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Proceedings Paper

Interferometric wavefront sensors for extreme adaptive optics on the Thirty Meter Telescope
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Paper Abstract

Direct observation of extrasolar Jovian planets will enable detailed investigation and understanding of the formation of these planet populations and also of their relative abundance. Future large telescopes, such as the Thirty Meter Telescope(TMT), will enable the study of such planet populations at relatively small working distances from the parent star. We present an analysis of an extreme adaptive optics system utilizing a self-referencing phase-shifting interferometer as the primary wave-front sensor. A module of the adaptive optics system consists of a conventional Shack-Hartmann wave-front sensor to provide the initial start-up of the adaptive optics system, thereby placing a significant amount of energy into the core of the point spread function which will act as the reference for the primary interferometric wave-front sensor. The interferometric-based wave-front sensor is shown to provide a significant improvement in the achievable contrast ratio compared with conventional adaptive optics systems containing Shack-Hartmann wave-front sensors.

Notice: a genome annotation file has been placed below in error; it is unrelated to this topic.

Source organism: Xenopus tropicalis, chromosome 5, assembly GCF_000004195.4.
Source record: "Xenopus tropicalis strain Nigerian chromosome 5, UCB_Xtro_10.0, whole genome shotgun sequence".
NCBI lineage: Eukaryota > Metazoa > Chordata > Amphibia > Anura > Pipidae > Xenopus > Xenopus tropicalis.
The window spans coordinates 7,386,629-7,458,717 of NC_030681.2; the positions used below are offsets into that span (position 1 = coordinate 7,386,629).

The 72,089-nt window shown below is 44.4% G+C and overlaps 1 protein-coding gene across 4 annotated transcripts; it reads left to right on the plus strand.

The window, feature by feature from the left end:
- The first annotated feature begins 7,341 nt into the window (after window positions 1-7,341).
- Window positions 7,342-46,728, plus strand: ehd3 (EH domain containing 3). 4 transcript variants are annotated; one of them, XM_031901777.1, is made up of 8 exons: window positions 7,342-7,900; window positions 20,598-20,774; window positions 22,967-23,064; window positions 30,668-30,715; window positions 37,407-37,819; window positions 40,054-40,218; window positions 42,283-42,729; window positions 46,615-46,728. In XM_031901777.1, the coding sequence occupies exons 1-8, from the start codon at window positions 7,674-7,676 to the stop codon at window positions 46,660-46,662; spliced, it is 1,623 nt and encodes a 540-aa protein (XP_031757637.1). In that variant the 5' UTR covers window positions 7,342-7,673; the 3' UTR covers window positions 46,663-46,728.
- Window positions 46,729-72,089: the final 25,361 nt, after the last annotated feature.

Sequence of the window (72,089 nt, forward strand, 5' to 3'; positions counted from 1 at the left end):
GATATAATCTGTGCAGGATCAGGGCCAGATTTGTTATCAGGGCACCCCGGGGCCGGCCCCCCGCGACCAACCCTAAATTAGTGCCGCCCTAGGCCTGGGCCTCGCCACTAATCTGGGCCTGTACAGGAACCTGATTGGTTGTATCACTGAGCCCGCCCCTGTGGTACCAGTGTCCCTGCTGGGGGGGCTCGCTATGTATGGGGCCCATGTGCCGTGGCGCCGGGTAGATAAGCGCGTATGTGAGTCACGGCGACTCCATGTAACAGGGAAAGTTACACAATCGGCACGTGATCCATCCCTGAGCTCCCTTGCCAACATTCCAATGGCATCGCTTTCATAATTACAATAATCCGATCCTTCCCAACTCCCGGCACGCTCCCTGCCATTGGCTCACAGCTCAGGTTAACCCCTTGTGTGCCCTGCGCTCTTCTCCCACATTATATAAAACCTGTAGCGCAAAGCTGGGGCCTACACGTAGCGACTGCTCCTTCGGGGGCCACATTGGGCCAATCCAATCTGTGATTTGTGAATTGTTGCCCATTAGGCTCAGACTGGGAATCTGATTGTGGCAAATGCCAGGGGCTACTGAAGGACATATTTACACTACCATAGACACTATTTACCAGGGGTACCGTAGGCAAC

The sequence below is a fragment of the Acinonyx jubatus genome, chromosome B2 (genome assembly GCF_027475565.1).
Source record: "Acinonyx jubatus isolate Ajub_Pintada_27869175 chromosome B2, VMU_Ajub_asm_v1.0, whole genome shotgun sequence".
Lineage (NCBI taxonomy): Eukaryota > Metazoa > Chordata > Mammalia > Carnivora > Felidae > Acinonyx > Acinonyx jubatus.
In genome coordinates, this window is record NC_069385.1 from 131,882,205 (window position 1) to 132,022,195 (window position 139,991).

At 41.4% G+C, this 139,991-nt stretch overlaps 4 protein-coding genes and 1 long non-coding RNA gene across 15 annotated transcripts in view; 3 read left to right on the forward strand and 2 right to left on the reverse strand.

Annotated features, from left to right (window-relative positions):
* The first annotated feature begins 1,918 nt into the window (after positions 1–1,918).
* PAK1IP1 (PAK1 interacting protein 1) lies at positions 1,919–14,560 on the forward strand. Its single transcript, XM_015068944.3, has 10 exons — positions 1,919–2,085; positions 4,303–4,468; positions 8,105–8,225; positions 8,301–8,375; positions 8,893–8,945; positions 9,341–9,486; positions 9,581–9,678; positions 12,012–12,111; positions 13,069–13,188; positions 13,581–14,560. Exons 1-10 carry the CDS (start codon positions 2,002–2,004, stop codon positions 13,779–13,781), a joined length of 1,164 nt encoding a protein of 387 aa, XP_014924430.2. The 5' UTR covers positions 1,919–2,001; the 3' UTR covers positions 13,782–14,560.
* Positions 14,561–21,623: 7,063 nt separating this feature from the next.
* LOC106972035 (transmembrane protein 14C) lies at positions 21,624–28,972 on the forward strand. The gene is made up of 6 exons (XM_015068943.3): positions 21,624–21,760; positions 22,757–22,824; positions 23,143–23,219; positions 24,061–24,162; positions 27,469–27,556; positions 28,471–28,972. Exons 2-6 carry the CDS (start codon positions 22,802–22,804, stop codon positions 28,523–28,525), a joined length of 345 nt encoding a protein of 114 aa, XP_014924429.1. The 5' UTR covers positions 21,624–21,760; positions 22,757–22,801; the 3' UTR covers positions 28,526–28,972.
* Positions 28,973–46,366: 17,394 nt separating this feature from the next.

Paper Details

Date Published: 27 June 2006
PDF: 9 pages
Proc. SPIE 6272, Advances in Adaptive Optics II, 62725D (27 June 2006); doi: 10.1117/12.672405
Show Author Affiliations
K. L. Baker, Lawrence Livermore National Lab. (United States)
B. A. Macintosh, Lawrence Livermore National Lab. (United States)
D. W. Phillion, Lawrence Livermore National Lab. (United States)
L. A. Poyneer, Lawrence Livermore National Lab. (United States)
B. J. Bauman, Lawrence Livermore National Lab. (United States)


Published in SPIE Proceedings Vol. 6272:
Advances in Adaptive Optics II
Brent L. Ellerbroek; Domenico Bonaccini Calia, Editor(s)

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